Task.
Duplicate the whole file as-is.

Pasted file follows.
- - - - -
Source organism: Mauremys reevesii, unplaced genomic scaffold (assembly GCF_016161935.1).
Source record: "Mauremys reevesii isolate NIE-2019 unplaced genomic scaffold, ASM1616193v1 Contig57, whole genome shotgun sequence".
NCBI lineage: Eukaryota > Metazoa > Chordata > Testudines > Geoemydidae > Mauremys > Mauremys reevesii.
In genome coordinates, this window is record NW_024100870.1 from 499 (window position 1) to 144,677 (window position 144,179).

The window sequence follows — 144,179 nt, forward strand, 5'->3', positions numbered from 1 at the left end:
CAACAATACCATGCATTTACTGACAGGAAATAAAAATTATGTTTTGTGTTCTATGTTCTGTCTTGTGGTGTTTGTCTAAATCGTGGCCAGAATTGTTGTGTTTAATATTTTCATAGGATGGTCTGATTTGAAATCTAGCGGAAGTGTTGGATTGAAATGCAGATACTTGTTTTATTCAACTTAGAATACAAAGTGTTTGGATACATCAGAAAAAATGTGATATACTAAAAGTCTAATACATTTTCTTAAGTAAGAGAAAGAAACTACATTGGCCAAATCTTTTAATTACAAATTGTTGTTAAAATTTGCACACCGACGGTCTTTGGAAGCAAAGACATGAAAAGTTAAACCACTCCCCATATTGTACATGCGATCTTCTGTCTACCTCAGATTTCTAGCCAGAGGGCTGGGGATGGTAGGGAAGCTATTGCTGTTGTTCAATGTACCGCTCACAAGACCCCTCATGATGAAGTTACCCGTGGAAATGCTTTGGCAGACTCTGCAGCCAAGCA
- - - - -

Source organism: Mauremys reevesii, unplaced genomic scaffold (assembly GCF_016161935.1).
Source record: "Mauremys reevesii isolate NIE-2019 unplaced genomic scaffold, ASM1616193v1 Contig57, whole genome shotgun sequence".
NCBI lineage: Eukaryota > Metazoa > Chordata > Testudines > Geoemydidae > Mauremys > Mauremys reevesii.
In genome coordinates, this window is record NW_024100870.1 from 499 (window position 1) to 144,677 (window position 144,179).

The window sequence follows — 144,179 nt, forward strand, 5'->3', positions numbered from 1 at the left end:
CAACAATACCATGCATTTACTGACAGGAAATAAAAATTATGTTTTGTGTTCTATGTTCTGTCTTGTGGTGTTTGTCTAAATCGTGGCCAGAATTGTTGTGTTTAATATTTTCATAGGATGGTCTGATTTGAAATCTAGCGGAAGTGTTGGATTGAAATGCAGATACTTGTTTTATTCAACTTAGAATACAAAGTGTTTGGATACATCAGAAAAAATGTGATATACTAAAAGTCTAATACATTTTCTTAAGTAAGAGAAAGAAACTACATTGGCCAAATCTTTTAATTACAAATTGTTGTTAAAATTTGCACACCGACGGTCTTTGGAAGCAAAGACATGAAAAGTTAAACCACTCCCCATATTGTACATGCGATCTTCTGTCTACCTCAGATTTCTAGCCAGAGGGCTGGGGATGGTAGGGAAGCTATTGCTGTTGTTCAATGTACCGCTCACAAGACCCCTCATGATGAAGTTACCCGTGGAAATGCTTTGGCAGACTCTGCAGCCAAGCA